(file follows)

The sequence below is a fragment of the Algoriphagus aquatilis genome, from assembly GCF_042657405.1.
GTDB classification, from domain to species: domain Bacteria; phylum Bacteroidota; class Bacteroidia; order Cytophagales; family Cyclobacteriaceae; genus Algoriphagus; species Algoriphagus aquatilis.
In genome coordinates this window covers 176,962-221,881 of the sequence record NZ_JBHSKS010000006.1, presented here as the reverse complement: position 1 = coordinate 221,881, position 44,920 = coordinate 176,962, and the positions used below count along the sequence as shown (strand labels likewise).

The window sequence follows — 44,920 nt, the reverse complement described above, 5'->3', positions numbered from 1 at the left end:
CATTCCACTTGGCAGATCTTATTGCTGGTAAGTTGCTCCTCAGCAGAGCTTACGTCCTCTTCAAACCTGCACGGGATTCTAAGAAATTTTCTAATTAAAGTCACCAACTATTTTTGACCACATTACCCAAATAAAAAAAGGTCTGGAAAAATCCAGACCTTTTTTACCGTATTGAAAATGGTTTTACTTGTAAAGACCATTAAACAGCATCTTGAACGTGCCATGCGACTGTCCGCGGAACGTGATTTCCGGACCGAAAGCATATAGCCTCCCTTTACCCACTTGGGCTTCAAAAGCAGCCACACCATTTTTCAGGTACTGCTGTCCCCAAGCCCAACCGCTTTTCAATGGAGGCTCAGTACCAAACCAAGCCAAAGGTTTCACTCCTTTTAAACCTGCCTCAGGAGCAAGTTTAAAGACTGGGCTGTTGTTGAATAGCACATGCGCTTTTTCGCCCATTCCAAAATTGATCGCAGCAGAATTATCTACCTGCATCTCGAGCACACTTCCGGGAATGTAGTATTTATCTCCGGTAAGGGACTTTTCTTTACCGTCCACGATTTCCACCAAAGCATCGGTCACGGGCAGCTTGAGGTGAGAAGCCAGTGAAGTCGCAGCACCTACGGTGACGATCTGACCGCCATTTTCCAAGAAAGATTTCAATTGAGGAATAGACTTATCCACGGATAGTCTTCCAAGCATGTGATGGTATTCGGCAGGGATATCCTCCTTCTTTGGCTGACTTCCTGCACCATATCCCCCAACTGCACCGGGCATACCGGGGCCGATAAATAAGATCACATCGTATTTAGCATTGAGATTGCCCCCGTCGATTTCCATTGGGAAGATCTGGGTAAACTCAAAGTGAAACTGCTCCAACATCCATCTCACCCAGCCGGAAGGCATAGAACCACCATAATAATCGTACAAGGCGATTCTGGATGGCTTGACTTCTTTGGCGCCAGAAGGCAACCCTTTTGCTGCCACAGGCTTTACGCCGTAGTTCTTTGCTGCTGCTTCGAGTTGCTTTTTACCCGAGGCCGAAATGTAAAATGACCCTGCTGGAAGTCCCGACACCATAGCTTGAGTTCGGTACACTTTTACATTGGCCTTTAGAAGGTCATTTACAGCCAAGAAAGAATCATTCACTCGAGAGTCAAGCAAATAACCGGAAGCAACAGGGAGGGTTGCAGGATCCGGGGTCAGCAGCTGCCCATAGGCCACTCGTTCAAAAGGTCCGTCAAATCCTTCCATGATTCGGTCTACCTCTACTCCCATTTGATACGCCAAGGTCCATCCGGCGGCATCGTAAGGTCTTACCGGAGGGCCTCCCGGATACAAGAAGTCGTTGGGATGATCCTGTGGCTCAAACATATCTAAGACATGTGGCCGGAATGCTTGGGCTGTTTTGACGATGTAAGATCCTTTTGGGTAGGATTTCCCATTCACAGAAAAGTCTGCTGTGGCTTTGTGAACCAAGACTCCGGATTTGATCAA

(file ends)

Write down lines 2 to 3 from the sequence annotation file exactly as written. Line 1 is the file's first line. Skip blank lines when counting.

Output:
GTDB classification, from domain to species: domain Bacteria; phylum Bacteroidota; class Bacteroidia; order Cytophagales; family Cyclobacteriaceae; genus Algoriphagus; species Algoriphagus aquatilis.
In genome coordinates this window covers 176,962-221,881 of the sequence record NZ_JBHSKS010000006.1, presented here as the reverse complement: position 1 = coordinate 221,881, position 44,920 = coordinate 176,962, and the positions used below count along the sequence as shown (strand labels likewise).